Monday, 2 June 2008

A Walk on the Wild Side

Cool morning, thermoses loaded we are on the hunt for wild fungi.
The first stop near Forrest yields some good slippery jacks [suillus luteus] and saffron milk caps [lactarius deliciosa] the two most common edible wild fungi available in this area in autumn. As our eyes become accustomed to looking amongst the forest floor the wonders of the fungi world begin to emerge. Great flushes of Paxillus that to an over enthusiastic amateur could be mistaken for chantarelles with drastic gastric consequences abound near the West Barwon Dam. Before we go any further I have to say- be afraid, very afraid do not try any wild fungi without an absolute positive experienced person to help you to identify them. After more than 15 years of foraging I only eat about six varieties that I am completely confident are edible. These days just to look and wonder about in this extraordinarily beautiful landscape is enough. The field of wild fungi is a minefield for inexperienced foragers look by all means but do not try anything that you are not sure about.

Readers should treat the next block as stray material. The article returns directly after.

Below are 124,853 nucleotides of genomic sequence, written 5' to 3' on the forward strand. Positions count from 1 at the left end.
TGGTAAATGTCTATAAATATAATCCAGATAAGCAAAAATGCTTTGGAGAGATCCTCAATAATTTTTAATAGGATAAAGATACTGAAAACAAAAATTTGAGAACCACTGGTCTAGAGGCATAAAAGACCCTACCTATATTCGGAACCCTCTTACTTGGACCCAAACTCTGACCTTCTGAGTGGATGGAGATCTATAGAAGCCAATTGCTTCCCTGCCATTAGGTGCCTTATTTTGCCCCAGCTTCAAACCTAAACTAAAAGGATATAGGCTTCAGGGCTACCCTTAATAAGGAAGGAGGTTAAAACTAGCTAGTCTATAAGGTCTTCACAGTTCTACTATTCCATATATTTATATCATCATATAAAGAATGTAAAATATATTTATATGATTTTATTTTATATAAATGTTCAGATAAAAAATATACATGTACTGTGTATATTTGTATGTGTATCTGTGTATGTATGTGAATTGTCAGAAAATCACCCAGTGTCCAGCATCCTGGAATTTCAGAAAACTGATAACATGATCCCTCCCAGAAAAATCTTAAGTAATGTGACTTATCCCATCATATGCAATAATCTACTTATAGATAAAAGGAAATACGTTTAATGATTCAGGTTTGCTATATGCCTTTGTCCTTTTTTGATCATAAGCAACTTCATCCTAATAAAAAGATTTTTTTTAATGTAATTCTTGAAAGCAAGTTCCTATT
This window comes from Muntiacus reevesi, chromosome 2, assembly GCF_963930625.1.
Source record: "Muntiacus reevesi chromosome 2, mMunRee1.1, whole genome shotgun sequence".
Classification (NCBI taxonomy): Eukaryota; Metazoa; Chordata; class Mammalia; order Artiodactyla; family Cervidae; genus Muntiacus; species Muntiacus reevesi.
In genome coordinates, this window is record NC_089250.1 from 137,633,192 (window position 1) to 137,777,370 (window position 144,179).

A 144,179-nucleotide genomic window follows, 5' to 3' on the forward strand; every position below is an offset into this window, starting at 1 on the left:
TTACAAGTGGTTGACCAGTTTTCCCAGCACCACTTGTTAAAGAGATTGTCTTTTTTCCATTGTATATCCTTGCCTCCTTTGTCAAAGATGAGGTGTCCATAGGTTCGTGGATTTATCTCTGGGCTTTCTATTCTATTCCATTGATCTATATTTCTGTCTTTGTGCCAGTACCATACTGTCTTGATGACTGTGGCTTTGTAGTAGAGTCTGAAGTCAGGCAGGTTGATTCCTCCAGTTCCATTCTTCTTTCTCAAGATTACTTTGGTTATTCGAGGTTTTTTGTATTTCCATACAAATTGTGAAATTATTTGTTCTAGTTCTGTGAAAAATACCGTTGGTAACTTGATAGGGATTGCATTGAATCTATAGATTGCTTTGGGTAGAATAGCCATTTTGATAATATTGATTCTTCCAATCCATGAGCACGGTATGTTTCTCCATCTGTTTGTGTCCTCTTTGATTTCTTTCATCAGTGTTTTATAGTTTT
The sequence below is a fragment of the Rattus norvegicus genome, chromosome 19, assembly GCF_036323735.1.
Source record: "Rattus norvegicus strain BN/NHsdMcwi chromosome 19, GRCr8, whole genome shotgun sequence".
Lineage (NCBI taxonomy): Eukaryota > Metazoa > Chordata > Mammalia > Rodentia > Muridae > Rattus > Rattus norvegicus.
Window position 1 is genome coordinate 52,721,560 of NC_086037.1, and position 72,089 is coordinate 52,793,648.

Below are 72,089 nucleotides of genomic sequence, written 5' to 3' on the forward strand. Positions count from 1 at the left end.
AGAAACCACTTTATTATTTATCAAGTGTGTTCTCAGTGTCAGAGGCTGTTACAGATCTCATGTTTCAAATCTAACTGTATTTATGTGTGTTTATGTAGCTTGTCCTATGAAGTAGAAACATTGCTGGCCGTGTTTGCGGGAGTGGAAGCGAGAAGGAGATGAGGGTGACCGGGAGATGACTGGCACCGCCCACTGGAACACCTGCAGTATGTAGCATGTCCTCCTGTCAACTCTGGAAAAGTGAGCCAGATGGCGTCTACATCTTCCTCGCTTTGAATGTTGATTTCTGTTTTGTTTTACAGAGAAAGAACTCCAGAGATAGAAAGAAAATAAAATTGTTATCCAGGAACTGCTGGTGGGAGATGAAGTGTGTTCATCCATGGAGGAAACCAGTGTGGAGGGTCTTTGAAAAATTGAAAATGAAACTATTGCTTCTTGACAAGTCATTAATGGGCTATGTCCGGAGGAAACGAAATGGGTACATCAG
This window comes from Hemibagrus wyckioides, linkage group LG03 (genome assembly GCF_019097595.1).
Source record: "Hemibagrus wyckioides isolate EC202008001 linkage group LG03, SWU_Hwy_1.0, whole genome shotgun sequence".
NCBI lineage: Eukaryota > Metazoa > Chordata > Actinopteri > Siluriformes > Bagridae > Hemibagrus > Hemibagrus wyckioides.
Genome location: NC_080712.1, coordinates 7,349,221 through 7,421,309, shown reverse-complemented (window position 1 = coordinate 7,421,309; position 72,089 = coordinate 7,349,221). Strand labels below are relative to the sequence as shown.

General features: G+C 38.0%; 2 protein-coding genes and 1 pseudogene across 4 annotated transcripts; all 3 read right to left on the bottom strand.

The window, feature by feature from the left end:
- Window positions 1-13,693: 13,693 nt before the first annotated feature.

We complete our walk around Lake Elizabeth one of the most beautiful spots in this district we find Wood Blewits [lepista nuda] some brilliant bracket fungi and marvel at the diversity of fungi in this small piece of paradise.
I have not identified these photos for a good reason I do not want you to try anything on just a photo for identification. The more I learn about wild fungi the more careful I have become. Look, enjoy but be very careful.


stickyfingers said...

Wow! Fungi envy!

Sunnybrae and all who sail in her said...

Hi stickyfingers, nice walk today with the class, not many edibles but such beauty!